'Supergirl' producers: 'Superman’s not in the show is because it’s not about him
When CBS unveiled the first extended trailer for "Supergirl" — its entree into the ubiquitous new world of TV superhero action, as well as the network's biggest priority for this TV season — in May, many fan's immediate reaction was to note the unfortunate similarities to the recent "Saturday Night Live" parody trailer for a "Black Widow" movie that suggested any female superhero story would be presented as a romantic comedy.
But while the "Supergirl" trailer definitely played up the most "Devil Wears Prada"-ish aspects — where the title character (Melissa Benoist) in her civilian identity is the mousy assistant to a snarling media mogul played by Calista Flockhart, and has bad luck in the dating department — that's only one component of the full pilot, which has a lot of action, and a lot of discussion about how Supergirl should be taken every bit as seriously as her more celebrated male cousin.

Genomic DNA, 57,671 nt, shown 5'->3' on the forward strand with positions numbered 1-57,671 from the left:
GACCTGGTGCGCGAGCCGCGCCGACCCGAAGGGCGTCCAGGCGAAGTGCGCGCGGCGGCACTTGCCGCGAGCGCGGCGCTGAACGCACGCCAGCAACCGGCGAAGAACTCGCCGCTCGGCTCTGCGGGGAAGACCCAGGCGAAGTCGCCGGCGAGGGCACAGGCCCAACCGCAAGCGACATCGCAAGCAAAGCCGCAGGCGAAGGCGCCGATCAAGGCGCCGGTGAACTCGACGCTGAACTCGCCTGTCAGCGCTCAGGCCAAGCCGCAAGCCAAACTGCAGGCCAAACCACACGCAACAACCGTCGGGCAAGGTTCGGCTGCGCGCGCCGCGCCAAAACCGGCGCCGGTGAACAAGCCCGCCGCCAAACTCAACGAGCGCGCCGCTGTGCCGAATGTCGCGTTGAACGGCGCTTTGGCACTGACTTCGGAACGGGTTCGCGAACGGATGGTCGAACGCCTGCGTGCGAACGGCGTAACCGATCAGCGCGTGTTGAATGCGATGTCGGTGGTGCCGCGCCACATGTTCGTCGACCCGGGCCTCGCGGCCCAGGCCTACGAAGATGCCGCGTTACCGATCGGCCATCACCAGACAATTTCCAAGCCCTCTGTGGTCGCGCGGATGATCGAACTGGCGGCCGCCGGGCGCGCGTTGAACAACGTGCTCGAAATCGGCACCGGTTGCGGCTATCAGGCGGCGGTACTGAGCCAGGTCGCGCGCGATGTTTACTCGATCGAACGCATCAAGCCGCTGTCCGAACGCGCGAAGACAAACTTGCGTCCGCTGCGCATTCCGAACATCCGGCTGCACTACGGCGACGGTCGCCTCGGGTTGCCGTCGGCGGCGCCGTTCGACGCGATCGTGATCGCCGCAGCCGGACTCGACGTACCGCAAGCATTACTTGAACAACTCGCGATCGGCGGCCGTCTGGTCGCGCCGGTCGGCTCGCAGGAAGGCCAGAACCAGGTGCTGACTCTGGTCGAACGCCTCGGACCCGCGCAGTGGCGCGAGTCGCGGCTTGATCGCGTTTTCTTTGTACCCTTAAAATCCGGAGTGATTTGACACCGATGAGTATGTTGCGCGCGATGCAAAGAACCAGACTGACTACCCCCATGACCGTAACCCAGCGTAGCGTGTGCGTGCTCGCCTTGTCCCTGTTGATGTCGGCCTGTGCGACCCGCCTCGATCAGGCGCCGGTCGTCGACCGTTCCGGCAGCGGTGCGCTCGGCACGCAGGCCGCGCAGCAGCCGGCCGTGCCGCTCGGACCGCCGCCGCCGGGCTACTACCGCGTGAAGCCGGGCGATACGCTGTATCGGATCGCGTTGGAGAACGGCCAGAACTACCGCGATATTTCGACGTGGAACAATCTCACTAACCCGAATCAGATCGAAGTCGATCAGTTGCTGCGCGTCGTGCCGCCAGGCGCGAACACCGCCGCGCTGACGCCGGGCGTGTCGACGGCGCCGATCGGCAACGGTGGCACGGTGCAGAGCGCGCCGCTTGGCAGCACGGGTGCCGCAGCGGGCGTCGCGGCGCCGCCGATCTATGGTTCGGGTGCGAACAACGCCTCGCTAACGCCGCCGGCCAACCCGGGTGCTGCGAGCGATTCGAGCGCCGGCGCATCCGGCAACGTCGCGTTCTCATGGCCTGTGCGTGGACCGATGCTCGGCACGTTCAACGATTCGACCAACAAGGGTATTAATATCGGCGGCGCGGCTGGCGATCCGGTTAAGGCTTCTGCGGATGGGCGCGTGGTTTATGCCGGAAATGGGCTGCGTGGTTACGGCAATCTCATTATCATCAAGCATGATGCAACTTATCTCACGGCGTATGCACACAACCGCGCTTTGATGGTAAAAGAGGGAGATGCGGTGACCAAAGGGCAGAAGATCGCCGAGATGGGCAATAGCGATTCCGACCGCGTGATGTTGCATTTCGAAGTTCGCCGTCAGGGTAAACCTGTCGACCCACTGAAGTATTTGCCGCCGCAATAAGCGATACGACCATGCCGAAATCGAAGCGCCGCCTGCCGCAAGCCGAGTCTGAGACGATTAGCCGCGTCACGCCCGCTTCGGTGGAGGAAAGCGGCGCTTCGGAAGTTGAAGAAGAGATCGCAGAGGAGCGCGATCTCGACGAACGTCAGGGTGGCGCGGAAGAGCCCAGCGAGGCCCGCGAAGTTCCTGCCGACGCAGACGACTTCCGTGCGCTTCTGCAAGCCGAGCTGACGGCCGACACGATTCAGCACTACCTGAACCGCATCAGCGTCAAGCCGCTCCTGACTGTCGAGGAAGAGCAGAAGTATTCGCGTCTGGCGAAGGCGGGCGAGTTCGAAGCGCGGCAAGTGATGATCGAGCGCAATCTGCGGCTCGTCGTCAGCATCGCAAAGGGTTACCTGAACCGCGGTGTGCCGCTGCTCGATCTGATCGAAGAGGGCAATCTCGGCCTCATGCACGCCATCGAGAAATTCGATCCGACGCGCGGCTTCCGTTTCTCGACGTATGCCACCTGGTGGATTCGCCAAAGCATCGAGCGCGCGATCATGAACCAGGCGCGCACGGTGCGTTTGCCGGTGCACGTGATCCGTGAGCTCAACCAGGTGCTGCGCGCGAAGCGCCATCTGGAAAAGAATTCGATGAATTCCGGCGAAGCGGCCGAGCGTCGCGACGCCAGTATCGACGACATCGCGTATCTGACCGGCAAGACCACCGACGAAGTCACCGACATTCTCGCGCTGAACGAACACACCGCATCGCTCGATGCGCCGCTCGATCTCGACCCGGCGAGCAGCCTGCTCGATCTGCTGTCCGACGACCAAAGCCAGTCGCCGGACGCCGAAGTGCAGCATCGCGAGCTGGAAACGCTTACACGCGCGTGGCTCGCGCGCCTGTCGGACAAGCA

Some of that trailer reaction, though, seemed as much about the long and often very clumsy history of Supergirl as it did about what people were actually watching. Introduced to the comics world in 1959, Supergirl's a character that DC writers have often struggled to know what to do with, emphasizing her romantic struggles, or her feelings of inadequacy compared to Superman (even though their powers are identical), either because it was assumed that's what the audience wanted, or because that's all most of her writers could think to do with her. For a long time, the most memorable Supergirl story was the one (in 1985's "Crisis on Infinite Earths") where she died.
So there's an assumption, at least among comics fandom, that Supergirl will default to that simpering rom-com mode without the proper writers in charge. In the case of the CBS show (which debuts on October 26 at 8 p.m.), the pilot's writer is Ali Adler, who's written both strong women and superhero-ish characters on "Chuck" and "No Ordinary Family," while Adler's fellow executive producers include Greg Berlanti, Andrew Kreisberg, and Sarah Schachter, who have been working for years on the CW's "Arrow" and "The Flash." They know the world and they know how to make it work on television.